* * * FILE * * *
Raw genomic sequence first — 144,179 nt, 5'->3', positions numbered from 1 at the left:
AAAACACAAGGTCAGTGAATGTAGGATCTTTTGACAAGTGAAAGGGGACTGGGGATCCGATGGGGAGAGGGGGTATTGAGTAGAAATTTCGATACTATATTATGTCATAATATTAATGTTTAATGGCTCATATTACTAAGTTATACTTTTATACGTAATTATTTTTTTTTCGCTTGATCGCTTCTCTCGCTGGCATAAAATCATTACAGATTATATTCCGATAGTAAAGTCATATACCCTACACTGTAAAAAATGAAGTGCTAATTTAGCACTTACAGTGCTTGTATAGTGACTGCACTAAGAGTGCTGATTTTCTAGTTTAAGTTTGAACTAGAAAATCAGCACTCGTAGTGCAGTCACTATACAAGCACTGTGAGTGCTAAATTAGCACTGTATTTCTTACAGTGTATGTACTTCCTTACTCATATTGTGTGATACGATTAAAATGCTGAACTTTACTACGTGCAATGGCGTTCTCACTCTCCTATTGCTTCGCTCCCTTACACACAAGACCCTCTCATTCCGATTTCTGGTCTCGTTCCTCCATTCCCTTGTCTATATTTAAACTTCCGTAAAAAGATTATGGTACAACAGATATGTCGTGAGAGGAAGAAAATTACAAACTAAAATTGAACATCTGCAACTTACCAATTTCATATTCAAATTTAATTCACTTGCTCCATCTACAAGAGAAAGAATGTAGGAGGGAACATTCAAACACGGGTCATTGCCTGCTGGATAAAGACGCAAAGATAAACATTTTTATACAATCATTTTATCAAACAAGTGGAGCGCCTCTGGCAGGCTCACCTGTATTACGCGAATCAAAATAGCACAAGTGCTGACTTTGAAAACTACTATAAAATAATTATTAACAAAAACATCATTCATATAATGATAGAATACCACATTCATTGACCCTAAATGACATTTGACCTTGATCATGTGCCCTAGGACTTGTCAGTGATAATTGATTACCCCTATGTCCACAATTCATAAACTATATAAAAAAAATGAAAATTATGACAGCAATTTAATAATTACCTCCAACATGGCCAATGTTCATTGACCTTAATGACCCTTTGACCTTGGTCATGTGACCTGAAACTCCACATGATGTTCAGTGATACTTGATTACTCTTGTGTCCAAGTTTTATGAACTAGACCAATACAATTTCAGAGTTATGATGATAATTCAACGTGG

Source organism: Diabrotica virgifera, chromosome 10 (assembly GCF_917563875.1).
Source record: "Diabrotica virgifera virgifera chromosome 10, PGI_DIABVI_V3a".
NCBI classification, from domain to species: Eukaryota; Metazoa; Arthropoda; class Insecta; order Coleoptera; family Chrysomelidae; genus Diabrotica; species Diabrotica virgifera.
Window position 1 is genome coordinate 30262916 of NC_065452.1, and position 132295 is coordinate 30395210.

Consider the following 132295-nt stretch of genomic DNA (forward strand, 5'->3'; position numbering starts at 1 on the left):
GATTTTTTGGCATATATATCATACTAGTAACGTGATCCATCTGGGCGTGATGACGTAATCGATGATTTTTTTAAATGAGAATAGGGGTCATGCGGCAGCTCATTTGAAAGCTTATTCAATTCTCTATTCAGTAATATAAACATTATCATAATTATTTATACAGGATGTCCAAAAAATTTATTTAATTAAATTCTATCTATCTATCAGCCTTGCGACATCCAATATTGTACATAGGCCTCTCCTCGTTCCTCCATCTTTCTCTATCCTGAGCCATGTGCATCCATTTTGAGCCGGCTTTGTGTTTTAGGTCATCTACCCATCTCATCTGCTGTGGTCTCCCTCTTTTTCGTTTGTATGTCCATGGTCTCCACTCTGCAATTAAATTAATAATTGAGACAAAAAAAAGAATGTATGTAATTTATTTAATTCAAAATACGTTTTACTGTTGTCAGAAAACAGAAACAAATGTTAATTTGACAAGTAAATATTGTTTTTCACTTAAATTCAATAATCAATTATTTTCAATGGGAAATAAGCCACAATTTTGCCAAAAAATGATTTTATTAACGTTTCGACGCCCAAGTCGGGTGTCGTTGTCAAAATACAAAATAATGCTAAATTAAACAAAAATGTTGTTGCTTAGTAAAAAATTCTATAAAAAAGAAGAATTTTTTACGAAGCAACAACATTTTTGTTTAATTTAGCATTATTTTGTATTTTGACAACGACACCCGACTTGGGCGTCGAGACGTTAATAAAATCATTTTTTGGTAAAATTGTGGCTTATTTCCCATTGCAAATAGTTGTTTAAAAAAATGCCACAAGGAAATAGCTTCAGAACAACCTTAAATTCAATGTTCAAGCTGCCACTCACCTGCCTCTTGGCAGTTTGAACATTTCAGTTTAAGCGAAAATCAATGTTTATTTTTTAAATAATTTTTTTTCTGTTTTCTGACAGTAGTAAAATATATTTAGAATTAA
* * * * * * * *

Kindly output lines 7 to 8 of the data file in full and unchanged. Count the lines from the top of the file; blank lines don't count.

Consider the following 132295-nt stretch of genomic DNA (forward strand, 5'->3'; position numbering starts at 1 on the left):
GATTTTTTGGCATATATATCATACTAGTAACGTGATCCATCTGGGCGTGATGACGTAATCGATGATTTTTTTAAATGAGAATAGGGGTCATGCGGCAGCTCATTTGAAAGCTTATTCAATTCTCTATTCAGTAATATAAACATTATCATAATTATTTATACAGGATGTCCAAAAAATTTATTTAATTAAATTCTATCTATCTATCAGCCTTGCGACATCCAATATTGTACATAGGCCTCTCCTCGTTCCTCCATCTTTCTCTATCCTGAGCCATGTGCATCCATTTTGAGCCGGCTTTGTGTTTTAGGTCATCTACCCATCTCATCTGCTGTGGTCTCCCTCTTTTTCGTTTGTATGTCCATGGTCTCCACTCTGCAATTAAATTAATAATTGAGACAAAAAAAAGAATGTATGTAATTTATTTAATTCAAAATACGTTTTACTGTTGTCAGAAAACAGAAACAAATGTTAATTTGACAAGTAAATATTGTTTTTCACTTAAATTCAATAATCAATTATTTTCAATGGGAAATAAGCCACAATTTTGCCAAAAAATGATTTTATTAACGTTTCGACGCCCAAGTCGGGTGTCGTTGTCAAAATACAAAATAATGCTAAATTAAACAAAAATGTTGTTGCTTAGTAAAAAATTCTATAAAAAAGAAGAATTTTTTACGAAGCAACAACATTTTTGTTTAATTTAGCATTATTTTGTATTTTGACAACGACACCCGACTTGGGCGTCGAGACGTTAATAAAATCATTTTTTGGTAAAATTGTGGCTTATTTCCCATTGCAAATAGTTGTTTAAAAAAATGCCACAAGGAAATAGCTTCAGAACAACCTTAAATTCAATGTTCAAGCTGCCACTCACCTGCCTCTTGGCAGTTTGAACATTTCAGTTTAAGCGAAAATCAATGTTTATTTTTTAAATAATTTTTTTTCTGTTTTCTGACAGTAGTAAAATATATTTAGAATTAA